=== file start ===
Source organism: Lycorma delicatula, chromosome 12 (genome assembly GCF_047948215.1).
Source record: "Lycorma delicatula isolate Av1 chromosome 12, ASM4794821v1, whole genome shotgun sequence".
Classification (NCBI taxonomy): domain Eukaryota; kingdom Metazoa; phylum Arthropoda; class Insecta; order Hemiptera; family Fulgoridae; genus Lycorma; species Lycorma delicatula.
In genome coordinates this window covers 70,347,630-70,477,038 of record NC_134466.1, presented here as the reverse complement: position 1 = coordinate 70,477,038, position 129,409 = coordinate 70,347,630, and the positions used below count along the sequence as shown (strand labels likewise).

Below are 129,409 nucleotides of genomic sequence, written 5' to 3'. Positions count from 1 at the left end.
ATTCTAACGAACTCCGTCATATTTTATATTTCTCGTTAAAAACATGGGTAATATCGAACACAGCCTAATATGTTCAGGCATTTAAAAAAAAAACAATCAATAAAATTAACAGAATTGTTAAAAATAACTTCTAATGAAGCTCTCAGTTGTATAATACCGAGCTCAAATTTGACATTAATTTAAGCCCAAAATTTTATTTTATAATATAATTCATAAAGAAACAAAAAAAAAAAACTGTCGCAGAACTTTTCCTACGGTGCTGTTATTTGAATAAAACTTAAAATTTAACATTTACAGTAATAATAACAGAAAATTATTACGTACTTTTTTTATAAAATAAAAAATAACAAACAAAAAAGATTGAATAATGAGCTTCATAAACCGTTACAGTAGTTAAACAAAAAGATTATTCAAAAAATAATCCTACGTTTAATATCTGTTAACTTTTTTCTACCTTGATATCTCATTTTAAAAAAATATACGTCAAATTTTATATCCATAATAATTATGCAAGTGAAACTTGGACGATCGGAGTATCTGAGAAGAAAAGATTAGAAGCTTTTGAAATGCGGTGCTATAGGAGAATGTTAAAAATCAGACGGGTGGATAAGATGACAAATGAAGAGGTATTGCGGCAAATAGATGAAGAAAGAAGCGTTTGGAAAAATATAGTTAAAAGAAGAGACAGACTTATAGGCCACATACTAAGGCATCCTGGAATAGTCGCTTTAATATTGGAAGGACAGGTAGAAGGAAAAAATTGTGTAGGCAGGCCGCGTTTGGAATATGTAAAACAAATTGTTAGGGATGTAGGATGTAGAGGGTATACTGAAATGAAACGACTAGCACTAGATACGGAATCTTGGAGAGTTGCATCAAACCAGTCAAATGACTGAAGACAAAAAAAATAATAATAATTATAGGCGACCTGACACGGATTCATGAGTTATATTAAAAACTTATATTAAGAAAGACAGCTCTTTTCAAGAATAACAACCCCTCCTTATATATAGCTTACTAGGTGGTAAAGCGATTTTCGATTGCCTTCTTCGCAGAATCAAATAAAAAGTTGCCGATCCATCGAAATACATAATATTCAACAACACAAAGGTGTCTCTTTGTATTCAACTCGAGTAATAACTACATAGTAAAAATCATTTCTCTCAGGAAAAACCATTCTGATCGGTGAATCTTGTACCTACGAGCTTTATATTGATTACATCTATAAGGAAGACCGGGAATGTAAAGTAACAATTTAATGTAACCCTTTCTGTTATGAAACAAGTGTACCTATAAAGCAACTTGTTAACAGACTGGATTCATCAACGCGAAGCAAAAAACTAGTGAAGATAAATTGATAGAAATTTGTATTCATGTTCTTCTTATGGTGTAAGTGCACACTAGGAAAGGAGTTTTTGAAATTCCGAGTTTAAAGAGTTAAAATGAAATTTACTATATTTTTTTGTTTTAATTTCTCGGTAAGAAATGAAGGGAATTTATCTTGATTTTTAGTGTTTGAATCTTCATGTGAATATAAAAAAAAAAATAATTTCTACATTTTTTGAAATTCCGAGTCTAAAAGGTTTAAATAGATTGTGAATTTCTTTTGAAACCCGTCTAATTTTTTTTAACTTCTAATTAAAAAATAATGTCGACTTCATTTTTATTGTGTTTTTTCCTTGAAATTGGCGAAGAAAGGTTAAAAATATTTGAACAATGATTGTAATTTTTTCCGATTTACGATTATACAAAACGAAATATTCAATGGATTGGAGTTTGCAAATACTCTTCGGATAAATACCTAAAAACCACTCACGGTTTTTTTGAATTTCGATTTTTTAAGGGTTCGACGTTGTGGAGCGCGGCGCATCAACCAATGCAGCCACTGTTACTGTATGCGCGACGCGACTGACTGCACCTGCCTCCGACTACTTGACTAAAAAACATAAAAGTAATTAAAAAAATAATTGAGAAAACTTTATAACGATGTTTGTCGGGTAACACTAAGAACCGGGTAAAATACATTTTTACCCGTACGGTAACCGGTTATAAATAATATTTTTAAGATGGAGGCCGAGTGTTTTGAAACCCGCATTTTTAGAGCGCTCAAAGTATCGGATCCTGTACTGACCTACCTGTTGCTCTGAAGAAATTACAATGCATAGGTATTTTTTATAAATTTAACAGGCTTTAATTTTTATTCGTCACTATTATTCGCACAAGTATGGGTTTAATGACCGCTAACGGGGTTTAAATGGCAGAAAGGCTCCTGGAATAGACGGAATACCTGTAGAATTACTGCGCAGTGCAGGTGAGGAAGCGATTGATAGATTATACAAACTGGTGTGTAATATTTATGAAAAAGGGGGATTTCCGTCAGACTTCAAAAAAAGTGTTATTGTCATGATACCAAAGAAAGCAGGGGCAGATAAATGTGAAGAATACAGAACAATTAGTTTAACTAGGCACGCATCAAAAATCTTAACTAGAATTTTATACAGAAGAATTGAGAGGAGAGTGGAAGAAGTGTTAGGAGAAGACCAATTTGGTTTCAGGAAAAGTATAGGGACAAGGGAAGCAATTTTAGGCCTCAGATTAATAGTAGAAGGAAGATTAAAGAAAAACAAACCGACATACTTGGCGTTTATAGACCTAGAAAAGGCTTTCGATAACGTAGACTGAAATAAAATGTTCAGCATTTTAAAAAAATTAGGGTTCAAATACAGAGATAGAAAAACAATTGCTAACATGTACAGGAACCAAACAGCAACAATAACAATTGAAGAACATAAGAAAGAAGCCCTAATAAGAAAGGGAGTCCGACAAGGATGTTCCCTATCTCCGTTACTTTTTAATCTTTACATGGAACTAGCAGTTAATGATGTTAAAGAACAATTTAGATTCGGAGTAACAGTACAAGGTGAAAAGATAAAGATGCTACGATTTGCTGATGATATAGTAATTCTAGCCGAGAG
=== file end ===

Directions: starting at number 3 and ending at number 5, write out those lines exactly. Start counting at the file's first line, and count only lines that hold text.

Classification (NCBI taxonomy): domain Eukaryota; kingdom Metazoa; phylum Arthropoda; class Insecta; order Hemiptera; family Fulgoridae; genus Lycorma; species Lycorma delicatula.
In genome coordinates this window covers 70,347,630-70,477,038 of record NC_134466.1, presented here as the reverse complement: position 1 = coordinate 70,477,038, position 129,409 = coordinate 70,347,630, and the positions used below count along the sequence as shown (strand labels likewise).

Below are 129,409 nucleotides of genomic sequence, written 5' to 3'. Positions count from 1 at the left end.